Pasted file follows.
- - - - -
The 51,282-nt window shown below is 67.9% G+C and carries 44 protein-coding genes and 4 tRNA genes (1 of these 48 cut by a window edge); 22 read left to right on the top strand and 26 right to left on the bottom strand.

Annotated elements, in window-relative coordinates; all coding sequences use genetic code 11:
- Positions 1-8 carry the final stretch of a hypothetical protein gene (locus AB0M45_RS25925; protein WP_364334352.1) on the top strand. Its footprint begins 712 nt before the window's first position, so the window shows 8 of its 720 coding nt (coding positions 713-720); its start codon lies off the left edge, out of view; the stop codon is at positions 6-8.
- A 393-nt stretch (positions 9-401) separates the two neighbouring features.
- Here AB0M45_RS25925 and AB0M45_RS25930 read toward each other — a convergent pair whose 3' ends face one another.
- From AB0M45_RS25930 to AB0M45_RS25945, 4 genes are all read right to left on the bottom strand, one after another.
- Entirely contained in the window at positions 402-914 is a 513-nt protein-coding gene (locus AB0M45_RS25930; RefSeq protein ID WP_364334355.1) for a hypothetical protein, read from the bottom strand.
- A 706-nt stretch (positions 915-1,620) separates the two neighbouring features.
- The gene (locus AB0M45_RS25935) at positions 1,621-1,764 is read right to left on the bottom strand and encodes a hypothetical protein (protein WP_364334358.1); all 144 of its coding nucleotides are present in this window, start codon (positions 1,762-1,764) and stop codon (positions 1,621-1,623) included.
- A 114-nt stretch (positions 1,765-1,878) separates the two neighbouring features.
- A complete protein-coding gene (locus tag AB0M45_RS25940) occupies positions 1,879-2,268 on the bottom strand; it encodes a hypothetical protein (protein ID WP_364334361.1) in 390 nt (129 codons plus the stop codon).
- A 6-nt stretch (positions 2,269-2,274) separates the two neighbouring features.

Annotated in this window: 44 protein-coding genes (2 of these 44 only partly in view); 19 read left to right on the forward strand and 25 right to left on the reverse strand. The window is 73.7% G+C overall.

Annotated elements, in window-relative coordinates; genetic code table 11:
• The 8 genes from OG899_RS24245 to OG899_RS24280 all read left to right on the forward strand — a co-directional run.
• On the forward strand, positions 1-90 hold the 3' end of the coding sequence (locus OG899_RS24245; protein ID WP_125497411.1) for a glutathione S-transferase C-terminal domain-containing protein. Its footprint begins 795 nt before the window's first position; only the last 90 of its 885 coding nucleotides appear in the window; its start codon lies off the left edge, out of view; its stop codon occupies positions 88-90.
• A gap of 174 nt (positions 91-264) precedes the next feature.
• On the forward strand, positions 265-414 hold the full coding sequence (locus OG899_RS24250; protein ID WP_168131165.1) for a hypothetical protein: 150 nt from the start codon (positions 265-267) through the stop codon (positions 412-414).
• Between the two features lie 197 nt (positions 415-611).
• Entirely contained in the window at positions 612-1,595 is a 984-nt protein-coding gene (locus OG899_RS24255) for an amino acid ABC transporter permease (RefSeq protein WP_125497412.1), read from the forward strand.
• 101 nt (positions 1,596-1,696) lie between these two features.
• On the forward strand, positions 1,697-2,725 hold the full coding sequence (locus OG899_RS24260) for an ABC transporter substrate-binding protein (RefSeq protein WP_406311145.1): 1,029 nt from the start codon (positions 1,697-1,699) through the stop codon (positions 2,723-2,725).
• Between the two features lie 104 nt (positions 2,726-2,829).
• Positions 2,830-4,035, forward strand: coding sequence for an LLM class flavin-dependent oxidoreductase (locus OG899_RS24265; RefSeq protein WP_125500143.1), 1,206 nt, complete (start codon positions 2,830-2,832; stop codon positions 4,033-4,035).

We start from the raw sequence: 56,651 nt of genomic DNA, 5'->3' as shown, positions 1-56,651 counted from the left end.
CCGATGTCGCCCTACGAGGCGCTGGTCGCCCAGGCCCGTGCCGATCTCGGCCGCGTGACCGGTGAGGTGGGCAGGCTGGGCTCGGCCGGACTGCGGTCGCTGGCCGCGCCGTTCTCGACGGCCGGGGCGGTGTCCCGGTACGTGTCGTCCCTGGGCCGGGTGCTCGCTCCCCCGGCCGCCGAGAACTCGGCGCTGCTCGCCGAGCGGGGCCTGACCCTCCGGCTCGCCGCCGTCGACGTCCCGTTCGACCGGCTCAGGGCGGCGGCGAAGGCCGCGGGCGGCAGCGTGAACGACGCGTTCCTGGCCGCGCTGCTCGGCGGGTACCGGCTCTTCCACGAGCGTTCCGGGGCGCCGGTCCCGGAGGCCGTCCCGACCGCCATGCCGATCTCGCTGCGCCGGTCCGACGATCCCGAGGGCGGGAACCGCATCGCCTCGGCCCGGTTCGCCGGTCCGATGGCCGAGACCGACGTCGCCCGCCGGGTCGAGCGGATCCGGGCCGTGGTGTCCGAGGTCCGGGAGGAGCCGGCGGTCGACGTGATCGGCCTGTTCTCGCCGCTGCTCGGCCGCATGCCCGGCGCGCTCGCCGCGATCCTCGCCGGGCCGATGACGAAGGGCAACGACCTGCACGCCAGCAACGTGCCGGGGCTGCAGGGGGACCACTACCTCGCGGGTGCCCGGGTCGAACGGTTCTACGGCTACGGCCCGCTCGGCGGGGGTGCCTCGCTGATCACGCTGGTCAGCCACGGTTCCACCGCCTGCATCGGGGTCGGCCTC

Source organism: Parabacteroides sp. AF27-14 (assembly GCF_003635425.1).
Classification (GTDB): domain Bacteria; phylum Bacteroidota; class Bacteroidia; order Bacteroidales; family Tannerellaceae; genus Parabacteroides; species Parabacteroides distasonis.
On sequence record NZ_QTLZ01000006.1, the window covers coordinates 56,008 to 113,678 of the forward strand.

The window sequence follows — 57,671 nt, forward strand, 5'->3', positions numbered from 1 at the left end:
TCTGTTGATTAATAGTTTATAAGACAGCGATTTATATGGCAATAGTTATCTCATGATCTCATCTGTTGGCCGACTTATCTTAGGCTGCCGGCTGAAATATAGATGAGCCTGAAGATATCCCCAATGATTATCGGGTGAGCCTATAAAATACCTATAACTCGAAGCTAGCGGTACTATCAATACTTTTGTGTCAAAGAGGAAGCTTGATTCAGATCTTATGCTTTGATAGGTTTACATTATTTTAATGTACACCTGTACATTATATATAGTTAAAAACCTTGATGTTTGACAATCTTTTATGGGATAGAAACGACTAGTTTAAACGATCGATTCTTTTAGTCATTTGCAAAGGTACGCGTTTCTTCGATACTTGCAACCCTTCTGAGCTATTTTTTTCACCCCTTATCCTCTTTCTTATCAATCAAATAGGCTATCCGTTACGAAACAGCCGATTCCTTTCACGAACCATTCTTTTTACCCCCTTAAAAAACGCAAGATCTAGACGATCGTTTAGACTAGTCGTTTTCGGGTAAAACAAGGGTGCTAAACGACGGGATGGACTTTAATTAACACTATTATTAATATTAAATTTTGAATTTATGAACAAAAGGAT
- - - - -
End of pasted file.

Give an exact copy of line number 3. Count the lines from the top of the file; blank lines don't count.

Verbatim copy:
- Positions 1-8 carry the final stretch of a hypothetical protein gene (locus AB0M45_RS25925; protein WP_364334352.1) on the top strand. Its footprint begins 712 nt before the window's first position, so the window shows 8 of its 720 coding nt (coding positions 713-720); its start codon lies off the left edge, out of view; the stop codon is at positions 6-8.